At first: the presented area is so narrow and shallow and it's seen from so far that there's no need to have any finer perspective than a parallel projection. Proof: Your glass seem cylindrical, it's not wider on the top.
You have a good reference: the glass. Assuming it's round you can easily decide how much a circle must be distorted to make it fit with the top of the glass. Distort your inserts as much. The shadow isn't critical except if the white package should have exact thickness. Illustrator can be used for tests.
Here the grey rectangle is a random top view of the package. The green rectangle is the distorted version which das got the same vertical squeezing as the edge of the glass (=to 70%)
With 3D effect extrude and bevel we can make a thickness and the right projection
The shadow can be guessed from the shadow of the glass and wheat:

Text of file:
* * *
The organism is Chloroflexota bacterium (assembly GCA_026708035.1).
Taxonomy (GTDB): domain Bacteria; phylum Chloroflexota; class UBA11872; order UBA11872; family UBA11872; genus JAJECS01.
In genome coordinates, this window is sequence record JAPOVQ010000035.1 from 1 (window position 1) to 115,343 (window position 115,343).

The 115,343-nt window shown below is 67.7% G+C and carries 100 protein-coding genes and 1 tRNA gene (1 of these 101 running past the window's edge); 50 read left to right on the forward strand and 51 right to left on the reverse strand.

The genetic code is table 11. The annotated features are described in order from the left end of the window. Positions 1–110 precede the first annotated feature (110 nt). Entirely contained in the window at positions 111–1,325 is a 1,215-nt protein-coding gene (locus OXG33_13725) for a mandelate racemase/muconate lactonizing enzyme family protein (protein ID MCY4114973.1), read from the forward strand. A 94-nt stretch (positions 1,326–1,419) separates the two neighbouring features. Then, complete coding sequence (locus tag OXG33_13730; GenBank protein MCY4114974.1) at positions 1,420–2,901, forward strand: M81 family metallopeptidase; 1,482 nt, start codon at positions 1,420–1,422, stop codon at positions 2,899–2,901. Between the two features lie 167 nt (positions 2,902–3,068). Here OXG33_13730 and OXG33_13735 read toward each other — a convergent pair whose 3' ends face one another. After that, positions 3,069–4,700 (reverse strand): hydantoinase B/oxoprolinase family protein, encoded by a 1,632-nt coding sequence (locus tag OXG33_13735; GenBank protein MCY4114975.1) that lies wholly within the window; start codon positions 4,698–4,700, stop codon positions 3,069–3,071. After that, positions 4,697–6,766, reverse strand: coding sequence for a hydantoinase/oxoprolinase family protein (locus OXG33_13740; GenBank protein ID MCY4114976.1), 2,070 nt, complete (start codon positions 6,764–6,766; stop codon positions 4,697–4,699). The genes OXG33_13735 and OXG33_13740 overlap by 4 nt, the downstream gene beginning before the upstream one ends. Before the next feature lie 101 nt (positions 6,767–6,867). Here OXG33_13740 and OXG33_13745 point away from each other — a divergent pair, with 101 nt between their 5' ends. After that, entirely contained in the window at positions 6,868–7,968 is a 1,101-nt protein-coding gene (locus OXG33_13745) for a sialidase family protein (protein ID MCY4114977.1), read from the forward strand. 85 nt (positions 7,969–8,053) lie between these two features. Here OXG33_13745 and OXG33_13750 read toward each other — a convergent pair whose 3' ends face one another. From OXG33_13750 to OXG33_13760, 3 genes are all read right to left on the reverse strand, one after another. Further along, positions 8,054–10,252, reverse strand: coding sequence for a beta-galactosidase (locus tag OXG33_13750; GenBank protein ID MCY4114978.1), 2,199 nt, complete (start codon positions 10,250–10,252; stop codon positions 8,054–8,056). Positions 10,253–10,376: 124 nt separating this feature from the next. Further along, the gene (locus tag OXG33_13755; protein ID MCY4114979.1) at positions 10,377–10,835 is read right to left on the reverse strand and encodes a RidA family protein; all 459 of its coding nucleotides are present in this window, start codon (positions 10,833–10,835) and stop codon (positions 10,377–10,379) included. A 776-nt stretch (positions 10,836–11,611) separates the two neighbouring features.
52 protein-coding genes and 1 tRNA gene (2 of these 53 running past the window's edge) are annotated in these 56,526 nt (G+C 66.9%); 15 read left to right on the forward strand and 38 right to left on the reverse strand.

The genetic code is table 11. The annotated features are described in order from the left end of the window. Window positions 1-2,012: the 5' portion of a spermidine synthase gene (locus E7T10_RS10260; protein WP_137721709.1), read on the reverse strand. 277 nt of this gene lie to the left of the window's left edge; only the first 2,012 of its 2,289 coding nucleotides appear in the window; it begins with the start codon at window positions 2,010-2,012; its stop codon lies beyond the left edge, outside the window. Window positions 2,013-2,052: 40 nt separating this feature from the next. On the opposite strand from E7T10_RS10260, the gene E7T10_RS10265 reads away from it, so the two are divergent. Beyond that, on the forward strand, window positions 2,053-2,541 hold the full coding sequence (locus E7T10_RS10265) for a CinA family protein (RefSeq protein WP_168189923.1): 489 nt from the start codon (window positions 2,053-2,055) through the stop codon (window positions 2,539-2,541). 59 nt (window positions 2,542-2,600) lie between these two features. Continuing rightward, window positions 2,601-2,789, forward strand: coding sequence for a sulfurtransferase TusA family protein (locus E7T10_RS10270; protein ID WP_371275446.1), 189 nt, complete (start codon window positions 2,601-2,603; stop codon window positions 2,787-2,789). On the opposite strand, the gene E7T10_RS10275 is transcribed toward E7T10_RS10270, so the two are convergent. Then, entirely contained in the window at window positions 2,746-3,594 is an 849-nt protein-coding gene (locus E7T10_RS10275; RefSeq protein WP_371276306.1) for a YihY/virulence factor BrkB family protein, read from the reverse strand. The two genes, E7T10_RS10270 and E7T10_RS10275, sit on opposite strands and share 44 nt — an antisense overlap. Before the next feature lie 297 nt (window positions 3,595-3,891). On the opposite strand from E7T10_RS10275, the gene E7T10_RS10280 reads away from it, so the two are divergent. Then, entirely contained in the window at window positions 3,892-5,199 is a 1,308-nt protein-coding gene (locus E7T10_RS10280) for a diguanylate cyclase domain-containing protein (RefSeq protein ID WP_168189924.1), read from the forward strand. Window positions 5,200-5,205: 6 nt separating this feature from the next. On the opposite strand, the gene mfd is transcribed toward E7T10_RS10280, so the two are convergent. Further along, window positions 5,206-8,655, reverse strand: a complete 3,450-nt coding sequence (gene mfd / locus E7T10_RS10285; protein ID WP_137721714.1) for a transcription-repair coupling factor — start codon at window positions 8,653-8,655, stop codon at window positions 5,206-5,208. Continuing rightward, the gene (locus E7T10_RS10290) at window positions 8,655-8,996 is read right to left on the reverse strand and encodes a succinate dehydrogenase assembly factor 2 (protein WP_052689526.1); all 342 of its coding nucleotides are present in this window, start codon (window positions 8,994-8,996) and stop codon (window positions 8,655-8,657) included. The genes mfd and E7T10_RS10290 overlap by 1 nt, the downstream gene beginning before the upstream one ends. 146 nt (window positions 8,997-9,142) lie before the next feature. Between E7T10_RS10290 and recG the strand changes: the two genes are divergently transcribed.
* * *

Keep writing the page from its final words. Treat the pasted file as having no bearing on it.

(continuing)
The grey box unfortunately isn't your actual package. But it shows how you get the needed distortion. It's very difficult to turn the projection of a photo of a tall 3D object. You need a photo which has been shot from the right direction and from far enough to keep the perspective off. A 3D model could be useful.
If you can reshoot the package you hopefully can also rebuild a scene this simple.
A thin package needs only the distortion. It was at first placed on the top glass edge and squeezed vertically until it looked standing flat. On the floor it doesn't need a shadow except what's under the nearest edges. It's just visible but it separates the package from the floor.
Your package isn't thin. Its distortion isn't impossible, but vertical squeezing makes it more plausible. It had got a wrong shadow and the near end was blurred just where one expects something glossy. A patch taken from the far end fixed it.
I made the package only to resemble something that I expected. It's a guess, I have no actual knowledge of the proportions of the package nor what's printed on the near end.